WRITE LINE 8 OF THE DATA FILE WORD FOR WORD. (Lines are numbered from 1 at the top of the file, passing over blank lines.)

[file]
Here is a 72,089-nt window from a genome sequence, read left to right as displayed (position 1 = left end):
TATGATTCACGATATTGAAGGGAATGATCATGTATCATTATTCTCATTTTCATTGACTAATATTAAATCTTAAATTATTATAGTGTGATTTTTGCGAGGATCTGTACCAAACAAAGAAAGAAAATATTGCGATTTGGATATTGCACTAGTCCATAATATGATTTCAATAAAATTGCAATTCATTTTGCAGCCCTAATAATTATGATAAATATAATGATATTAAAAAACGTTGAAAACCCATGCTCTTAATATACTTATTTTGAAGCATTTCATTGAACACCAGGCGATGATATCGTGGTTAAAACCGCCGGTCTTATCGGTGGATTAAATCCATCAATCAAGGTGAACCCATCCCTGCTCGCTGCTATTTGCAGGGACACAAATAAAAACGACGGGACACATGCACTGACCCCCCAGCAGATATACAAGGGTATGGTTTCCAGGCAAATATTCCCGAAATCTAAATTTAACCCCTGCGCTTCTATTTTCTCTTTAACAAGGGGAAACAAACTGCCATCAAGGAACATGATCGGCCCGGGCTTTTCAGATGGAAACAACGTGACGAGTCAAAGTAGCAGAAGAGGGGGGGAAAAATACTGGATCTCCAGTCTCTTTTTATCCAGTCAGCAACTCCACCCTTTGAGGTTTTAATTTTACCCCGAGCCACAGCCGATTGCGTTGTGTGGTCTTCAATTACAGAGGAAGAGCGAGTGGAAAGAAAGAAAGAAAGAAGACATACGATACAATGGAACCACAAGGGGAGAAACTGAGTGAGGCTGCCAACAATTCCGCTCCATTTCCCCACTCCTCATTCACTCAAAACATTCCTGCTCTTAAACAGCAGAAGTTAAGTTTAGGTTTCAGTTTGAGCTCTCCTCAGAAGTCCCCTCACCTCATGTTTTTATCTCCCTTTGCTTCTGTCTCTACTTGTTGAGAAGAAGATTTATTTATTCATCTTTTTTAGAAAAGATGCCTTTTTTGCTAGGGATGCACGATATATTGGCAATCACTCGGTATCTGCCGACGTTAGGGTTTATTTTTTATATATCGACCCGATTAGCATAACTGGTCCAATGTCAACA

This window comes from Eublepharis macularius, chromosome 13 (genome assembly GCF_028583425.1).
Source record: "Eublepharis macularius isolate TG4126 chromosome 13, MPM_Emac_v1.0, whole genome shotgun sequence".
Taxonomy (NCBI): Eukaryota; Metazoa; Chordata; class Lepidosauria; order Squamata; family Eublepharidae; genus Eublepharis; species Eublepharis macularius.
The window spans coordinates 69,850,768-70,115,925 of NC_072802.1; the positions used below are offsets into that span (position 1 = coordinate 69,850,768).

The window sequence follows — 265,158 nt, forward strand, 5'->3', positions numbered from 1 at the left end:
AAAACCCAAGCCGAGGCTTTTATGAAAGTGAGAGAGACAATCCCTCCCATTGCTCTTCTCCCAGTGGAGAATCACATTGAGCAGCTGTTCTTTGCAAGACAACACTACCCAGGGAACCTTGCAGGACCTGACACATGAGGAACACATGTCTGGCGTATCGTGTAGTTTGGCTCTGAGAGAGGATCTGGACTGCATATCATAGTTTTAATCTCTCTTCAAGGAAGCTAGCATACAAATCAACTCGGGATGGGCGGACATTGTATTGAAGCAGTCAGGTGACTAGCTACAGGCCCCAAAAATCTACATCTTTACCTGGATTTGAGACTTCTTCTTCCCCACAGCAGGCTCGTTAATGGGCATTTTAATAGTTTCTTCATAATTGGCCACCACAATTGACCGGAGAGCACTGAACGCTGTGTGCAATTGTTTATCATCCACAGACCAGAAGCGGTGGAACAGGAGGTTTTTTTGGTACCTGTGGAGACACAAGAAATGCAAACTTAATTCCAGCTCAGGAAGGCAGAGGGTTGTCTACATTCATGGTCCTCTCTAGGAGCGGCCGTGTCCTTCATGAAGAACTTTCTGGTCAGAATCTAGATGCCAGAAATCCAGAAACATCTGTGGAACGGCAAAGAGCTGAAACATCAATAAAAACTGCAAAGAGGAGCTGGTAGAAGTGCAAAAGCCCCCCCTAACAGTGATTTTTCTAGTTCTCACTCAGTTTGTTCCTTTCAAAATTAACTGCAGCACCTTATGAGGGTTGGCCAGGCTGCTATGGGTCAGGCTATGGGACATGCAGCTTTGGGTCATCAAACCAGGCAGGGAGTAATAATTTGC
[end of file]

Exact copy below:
AAAACCCAAGCCGAGGCTTTTATGAAAGTGAGAGAGACAATCCCTCCCATTGCTCTTCTCCCAGTGGAGAATCACATTGAGCAGCTGTTCTTTGCAAGACAACACTACCCAGGGAACCTTGCAGGACCTGACACATGAGGAACACATGTCTGGCGTATCGTGTAGTTTGGCTCTGAGAGAGGATCTGGACTGCATATCATAGTTTTAATCTCTCTTCAAGGAAGCTAGCATACAAATCAACTCGGGATGGGCGGACATTGTATTGAAGCAGTCAGGTGACTAGCTACAGGCCCCAAAAATCTACATCTTTACCTGGATTTGAGACTTCTTCTTCCCCACAGCAGGCTCGTTAATGGGCATTTTAATAGTTTCTTCATAATTGGCCACCACAATTGACCGGAGAGCACTGAACGCTGTGTGCAATTGTTTATCATCCACAGACCAGAAGCGGTGGAACAGGAGGTTTTTTTGGTACCTGTGGAGACACAAGAAATGCAAACTTAATTCCAGCTCAGGAAGGCAGAGGGTTGTCTACATTCATGGTCCTCTCTAGGAGCGGCCGTGTCCTTCATGAAGAACTTTCTGGTCAGAATCTAGATGCCAGAAATCCAGAAACATCTGTGGAACGGCAAAGAGCTGAAACATCAATAAAAACTGCAAAGAGGAGCTGGTAGAAGTGCAAAAGCCCCCCCTAACAGTGATTTTTCTAGTTCTCACTCAGTTTGTTCCTTTCAAAATTAACTGCAGCACCTTATGAGGGTTGGCCAGGCTGCTATGGGTCAGGCTATGGGACATGCAGCTTTGGGTCATCAAACCAGGCAGGGAGTAATAATTTGC